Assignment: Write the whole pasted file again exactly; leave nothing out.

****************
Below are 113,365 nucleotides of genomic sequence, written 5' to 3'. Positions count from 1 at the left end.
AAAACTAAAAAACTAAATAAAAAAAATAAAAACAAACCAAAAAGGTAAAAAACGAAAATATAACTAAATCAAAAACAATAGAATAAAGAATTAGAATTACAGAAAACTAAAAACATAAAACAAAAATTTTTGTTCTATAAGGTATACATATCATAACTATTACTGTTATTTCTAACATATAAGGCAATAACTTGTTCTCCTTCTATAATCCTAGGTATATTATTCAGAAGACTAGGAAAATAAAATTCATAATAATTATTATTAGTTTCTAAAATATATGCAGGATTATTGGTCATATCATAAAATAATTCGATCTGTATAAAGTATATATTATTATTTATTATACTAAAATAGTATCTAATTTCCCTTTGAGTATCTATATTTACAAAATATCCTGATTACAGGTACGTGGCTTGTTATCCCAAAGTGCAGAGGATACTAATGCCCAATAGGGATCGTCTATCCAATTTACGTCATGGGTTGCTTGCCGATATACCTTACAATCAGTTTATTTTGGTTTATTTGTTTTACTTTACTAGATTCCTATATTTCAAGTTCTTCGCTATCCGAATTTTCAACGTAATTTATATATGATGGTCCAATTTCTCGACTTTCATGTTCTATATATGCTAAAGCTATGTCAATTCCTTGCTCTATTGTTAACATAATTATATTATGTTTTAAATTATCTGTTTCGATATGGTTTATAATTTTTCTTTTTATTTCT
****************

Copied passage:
Below are 113,365 nucleotides of genomic sequence, written 5' to 3'. Positions count from 1 at the left end.
AAAACTAAAAAACTAAATAAAAAAAATAAAAACAAACCAAAAAGGTAAAAAACGAAAATATAACTAAATCAAAAACAATAGAATAAAGAATTAGAATTACAGAAAACTAAAAACATAAAACAAAAATTTTTGTTCTATAAGGTATACATATCATAACTATTACTGTTATTTCTAACATATAAGGCAATAACTTGTTCTCCTTCTATAATCCTAGGTATATTATTCAGAAGACTAGGAAAATAAAATTCATAATAATTATTATTAGTTTCTAAAATATATGCAGGATTATTGGTCATATCATAAAATAATTCGATCTGTATAAAGTATATATTATTATTTATTATACTAAAATAGTATCTAATTTCCCTTTGAGTATCTATATTTACAAAATATCCTGATTACAGGTACGTGGCTTGTTATCCCAAAGTGCAGAGGATACTAATGCCCAATAGGGATCGTCTATCCAATTTACGTCATGGGTTGCTTGCCGATATACCTTACAATCAGTTTATTTTGGTTTATTTGTTTTACTTTACTAGATTCCTATATTTCAAGTTCTTCGCTATCCGAATTTTCAACGTAATTTATATATGATGGTCCAATTTCTCGACTTTCATGTTCTATATATGCTAAAGCTATGTCAATTCCTTGCTCTATTGTTAACATAATTATATTATGTTTTAAATTATCTGTTTCGATATGGTTTATAATTTTTCTTTTTATTTCT